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Transactions at an undervalue and defrauding creditors

Date: 9th June, 2008   |   Author: Caroline Stark   |   Comments: 4

The time limits within which transactions at an undervalue can be upset under sections 238 and 339 of the Insolvency Act 1986 are reasonably well understood: 2 years for companies and 5 years for individuals.

Section 423, which deals with transactions at an undervalue that were intended to defraud creditors, is less straightforward. It requires proof of intention - a much more difficult hurdle than simple proof of facts - to upset a transaction successfully. And although there is no statutory time limit, historically the courts were reluctant to extend its reach too far. The recent case Sands v Clitheroe [2006] BPIR 1000 revisits these issues and great care is now required to avoid falling foul of s423.

The facts in the Sands case were that Mr Clitheroe, a practicing solicitor, gifted his interest in his home to his wife. At the time he was solvent and a partner in a fairly secure practice, but he effected the transfer in order to protect the family home in the event of the financial collapse of the partnership. After being made bankrupt 15 years later, and despite all of his creditors being "new", the court upset the transaction.

The court decided that where the intent of the transaction had been to put assets beyond creditors' reach, even though the debtor was not engaging in "risky business" and none of the bankruptcy debts existed at the time, the transaction fell within Section 423, for which there is no time limit. Notably, Section 423 applies equally to companies as to individuals.

The case shows that if a transaction is for full value or the reasons for the transaction are other than to put assets beyond the reach of creditors, it will be safe from attack under Section 423, regardless of how long ago the transaction occurred. It is, therefore, imperative that the reasons for a transaction are fully documented rather than leaving a court to assume it was to avoid creditors. The case also highlights that, where there could be a dispute as to value, it would be wise to retain evidence of the basis of valuation well beyond the appropriate statute of limitations period.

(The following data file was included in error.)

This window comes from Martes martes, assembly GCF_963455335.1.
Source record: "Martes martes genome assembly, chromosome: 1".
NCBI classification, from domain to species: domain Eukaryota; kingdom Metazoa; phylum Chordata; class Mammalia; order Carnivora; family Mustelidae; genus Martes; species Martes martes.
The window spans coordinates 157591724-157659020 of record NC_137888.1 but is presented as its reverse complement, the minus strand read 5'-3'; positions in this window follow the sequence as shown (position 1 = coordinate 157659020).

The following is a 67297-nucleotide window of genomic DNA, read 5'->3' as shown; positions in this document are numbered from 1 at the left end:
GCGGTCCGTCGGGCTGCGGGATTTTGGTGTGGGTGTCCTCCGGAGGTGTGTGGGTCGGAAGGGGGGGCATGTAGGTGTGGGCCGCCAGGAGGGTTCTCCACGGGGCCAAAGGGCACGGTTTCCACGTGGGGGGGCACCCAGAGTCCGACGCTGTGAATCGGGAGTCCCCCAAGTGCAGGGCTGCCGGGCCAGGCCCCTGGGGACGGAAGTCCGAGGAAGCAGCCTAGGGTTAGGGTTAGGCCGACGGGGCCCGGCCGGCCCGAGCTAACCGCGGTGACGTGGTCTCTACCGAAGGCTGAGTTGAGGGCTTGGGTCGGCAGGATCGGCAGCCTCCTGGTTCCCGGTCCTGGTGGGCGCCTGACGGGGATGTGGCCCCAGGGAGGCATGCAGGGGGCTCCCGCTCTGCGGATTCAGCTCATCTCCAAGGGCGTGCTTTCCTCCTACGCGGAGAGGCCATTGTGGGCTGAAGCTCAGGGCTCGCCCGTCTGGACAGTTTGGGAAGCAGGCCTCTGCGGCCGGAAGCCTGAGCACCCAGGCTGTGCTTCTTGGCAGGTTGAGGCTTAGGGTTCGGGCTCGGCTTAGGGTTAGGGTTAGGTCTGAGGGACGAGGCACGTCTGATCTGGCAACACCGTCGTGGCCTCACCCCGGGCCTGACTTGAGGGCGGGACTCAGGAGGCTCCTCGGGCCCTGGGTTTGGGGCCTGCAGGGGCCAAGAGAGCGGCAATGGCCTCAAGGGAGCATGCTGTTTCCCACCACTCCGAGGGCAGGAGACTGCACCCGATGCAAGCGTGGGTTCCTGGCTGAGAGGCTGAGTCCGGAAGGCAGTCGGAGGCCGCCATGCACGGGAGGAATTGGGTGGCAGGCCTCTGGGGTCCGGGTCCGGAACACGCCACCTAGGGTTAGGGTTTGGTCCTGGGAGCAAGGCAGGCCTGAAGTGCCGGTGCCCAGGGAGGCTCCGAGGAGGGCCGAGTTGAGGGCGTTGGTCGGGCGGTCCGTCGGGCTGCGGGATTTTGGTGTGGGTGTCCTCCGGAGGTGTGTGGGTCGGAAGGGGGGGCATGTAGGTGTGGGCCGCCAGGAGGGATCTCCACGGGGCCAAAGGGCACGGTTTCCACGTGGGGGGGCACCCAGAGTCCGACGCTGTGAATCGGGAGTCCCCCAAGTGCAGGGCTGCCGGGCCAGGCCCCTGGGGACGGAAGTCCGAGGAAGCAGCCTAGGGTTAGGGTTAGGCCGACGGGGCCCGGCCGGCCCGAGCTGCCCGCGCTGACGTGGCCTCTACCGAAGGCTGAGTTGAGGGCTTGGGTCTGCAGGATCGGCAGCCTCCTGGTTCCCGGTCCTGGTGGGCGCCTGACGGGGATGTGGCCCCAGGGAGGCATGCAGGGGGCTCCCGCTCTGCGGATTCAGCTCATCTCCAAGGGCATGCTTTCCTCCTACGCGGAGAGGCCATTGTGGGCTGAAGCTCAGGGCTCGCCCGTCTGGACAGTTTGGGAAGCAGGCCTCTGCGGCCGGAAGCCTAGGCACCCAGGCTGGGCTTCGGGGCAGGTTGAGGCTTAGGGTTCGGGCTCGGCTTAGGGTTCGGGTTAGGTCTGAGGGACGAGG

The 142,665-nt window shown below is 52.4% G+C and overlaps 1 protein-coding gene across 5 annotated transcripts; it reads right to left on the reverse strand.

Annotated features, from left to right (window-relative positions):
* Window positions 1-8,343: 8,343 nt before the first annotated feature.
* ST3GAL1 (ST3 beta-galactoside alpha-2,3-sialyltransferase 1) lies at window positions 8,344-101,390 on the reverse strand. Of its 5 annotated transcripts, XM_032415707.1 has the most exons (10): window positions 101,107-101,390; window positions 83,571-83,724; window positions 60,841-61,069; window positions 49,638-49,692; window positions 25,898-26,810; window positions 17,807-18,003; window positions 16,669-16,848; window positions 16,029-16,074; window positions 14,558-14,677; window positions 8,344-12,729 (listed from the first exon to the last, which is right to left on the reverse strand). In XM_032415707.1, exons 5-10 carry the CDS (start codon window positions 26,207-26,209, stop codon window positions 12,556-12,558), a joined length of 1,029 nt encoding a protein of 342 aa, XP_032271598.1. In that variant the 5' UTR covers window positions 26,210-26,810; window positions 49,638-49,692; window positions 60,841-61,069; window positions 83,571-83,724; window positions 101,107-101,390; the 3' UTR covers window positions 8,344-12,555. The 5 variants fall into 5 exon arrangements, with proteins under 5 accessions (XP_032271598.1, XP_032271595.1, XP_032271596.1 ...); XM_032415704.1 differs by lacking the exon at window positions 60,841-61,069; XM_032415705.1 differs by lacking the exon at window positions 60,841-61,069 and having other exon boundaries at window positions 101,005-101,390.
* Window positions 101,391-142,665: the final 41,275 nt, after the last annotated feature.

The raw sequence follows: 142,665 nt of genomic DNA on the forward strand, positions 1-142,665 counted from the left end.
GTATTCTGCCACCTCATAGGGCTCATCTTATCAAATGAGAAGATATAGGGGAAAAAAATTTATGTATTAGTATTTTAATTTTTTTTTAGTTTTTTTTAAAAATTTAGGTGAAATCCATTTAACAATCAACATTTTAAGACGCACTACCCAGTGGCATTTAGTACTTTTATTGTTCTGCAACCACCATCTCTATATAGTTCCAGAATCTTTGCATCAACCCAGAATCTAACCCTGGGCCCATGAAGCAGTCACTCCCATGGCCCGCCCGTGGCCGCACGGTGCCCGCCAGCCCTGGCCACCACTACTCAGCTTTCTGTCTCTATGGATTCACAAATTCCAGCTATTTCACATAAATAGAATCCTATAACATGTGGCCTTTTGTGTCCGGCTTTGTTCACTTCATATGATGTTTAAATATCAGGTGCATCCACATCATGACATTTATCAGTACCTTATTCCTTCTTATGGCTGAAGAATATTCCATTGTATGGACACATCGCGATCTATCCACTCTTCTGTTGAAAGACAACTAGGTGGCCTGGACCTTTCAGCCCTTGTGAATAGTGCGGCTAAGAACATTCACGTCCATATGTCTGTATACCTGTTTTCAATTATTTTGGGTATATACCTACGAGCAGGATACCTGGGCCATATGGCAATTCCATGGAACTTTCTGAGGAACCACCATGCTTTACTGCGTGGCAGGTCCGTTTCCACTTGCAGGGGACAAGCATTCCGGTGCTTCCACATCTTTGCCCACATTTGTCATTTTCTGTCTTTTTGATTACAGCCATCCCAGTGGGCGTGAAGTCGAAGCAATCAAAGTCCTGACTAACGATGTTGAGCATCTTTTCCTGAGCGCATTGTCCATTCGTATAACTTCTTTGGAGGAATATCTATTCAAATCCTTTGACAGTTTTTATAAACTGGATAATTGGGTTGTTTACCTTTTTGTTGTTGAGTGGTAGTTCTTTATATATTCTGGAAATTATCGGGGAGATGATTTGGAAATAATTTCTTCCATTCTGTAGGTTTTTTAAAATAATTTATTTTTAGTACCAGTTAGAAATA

Discussion and Comments

By david youde on Sunday 31st May, 2009

i am company creditor for £24,000 they sold the assets that were paid for with this money for £400 to a new company that they started.they done this so that the bailiffs could not repossess the tooling that was paid for by these they say they owe me this legal?  regards dave.

By Chris Laughton on Wednesday 3rd June, 2009


A number of questions need answering to help identify what can be done in the situation you describe.

I can’t tell whether anyone has broken the law, but your situation does cry out for further investigation.  

Did you lend money to the company, which the company then used to buy assets, or did you supply the assets? If you did supply the assets were they subject to retention of title?  What would a third party who wanted them have paid for the assets at the time they were sold on for £400 (and how much would it have cost that third party to remove/relocate the assets)?  Was the sale to the new company transacted by the old company or by an Insolvency Practitioner?


By david youde on Wednesday 3rd June, 2009


     i paid £24,000 for the assets myself.this money was then put into the company loan is these assets that they have sold for £400 to a new company that they have opened up without notifying myself.


By Chris Laughton on Wednesday 10th June, 2009


Your £24,000 appears to be an unsecured loan.  Although the company may have used it to buy particular assets, which were then sold, in the absence of any form of security (which you do not mention so I assume it does not exist), you are simply an unsecured creditor.

As for selling assets that cost £24,000 for £400, the key question is what would someone genuinely have paid for those assets at the time they were sold? There may have been a transaction at an undervalue or an attempt to defraud creditors – but that will be a matter for investigation.  You need to take specific advice on whether to spend more money pursuing this.



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